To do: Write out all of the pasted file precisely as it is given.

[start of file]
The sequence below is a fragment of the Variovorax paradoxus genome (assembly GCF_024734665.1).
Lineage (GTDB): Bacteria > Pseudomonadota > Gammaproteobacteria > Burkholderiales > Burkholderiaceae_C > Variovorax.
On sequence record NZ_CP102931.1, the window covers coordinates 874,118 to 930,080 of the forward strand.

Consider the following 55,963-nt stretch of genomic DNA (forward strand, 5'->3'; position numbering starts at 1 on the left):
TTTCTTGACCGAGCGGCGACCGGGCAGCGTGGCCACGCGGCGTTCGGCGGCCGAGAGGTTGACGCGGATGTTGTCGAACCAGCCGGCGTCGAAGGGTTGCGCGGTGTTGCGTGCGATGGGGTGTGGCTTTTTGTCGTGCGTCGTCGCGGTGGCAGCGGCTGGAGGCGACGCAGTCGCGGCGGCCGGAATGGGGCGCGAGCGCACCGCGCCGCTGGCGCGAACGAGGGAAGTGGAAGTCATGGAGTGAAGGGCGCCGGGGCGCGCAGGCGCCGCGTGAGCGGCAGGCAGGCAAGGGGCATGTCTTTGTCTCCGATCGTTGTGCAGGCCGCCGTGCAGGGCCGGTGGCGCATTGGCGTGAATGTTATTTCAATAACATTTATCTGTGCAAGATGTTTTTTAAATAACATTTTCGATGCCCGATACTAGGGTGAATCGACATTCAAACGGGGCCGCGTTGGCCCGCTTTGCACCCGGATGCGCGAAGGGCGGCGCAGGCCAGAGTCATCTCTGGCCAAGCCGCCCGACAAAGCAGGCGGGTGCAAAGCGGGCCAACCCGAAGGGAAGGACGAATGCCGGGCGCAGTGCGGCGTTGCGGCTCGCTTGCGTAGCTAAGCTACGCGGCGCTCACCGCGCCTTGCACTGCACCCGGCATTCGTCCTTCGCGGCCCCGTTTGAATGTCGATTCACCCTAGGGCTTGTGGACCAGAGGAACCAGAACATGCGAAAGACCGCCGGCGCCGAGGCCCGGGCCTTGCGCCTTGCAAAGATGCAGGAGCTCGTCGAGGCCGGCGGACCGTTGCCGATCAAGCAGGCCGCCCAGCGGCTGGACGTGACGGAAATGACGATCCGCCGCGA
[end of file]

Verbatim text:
The sequence below is a fragment of the Variovorax paradoxus genome (assembly GCF_024734665.1).
Lineage (GTDB): Bacteria > Pseudomonadota > Gammaproteobacteria > Burkholderiales > Burkholderiaceae_C > Variovorax.
On sequence record NZ_CP102931.1, the window covers coordinates 874,118 to 930,080 of the forward strand.

Consider the following 55,963-nt stretch of genomic DNA (forward strand, 5'->3'; position numbering starts at 1 on the left):
TTTCTTGACCGAGCGGCGACCGGGCAGCGTGGCCACGCGGCGTTCGGCGGCCGAGAGGTTGACGCGGATGTTGTCGAACCAGCCGGCGTCGAAGGGTTGCGCGGTGTTGCGTGCGATGGGGTGTGGCTTTTTGTCGTGCGTCGTCGCGGTGGCAGCGGCTGGAGGCGACGCAGTCGCGGCGGCCGGAATGGGGCGCGAGCGCACCGCGCCGCTGGCGCGAACGAGGGAAGTGGAAGTCATGGAGTGAAGGGCGCCGGGGCGCGCAGGCGCCGCGTGAGCGGCAGGCAGGCAAGGGGCATGTCTTTGTCTCCGATCGTTGTGCAGGCCGCCGTGCAGGGCCGGTGGCGCATTGGCGTGAATGTTATTTCAATAACATTTATCTGTGCAAGATGTTTTTTAAATAACATTTTCGATGCCCGATACTAGGGTGAATCGACATTCAAACGGGGCCGCGTTGGCCCGCTTTGCACCCGGATGCGCGAAGGGCGGCGCAGGCCAGAGTCATCTCTGGCCAAGCCGCCCGACAAAGCAGGCGGGTGCAAAGCGGGCCAACCCGAAGGGAAGGACGAATGCCGGGCGCAGTGCGGCGTTGCGGCTCGCTTGCGTAGCTAAGCTACGCGGCGCTCACCGCGCCTTGCACTGCACCCGGCATTCGTCCTTCGCGGCCCCGTTTGAATGTCGATTCACCCTAGGGCTTGTGGACCAGAGGAACCAGAACATGCGAAAGACCGCCGGCGCCGAGGCCCGGGCCTTGCGCCTTGCAAAGATGCAGGAGCTCGTCGAGGCCGGCGGACCGTTGCCGATCAAGCAGGCCGCCCAGCGGCTGGACGTGACGGAAATGACGATCCGCCGCGA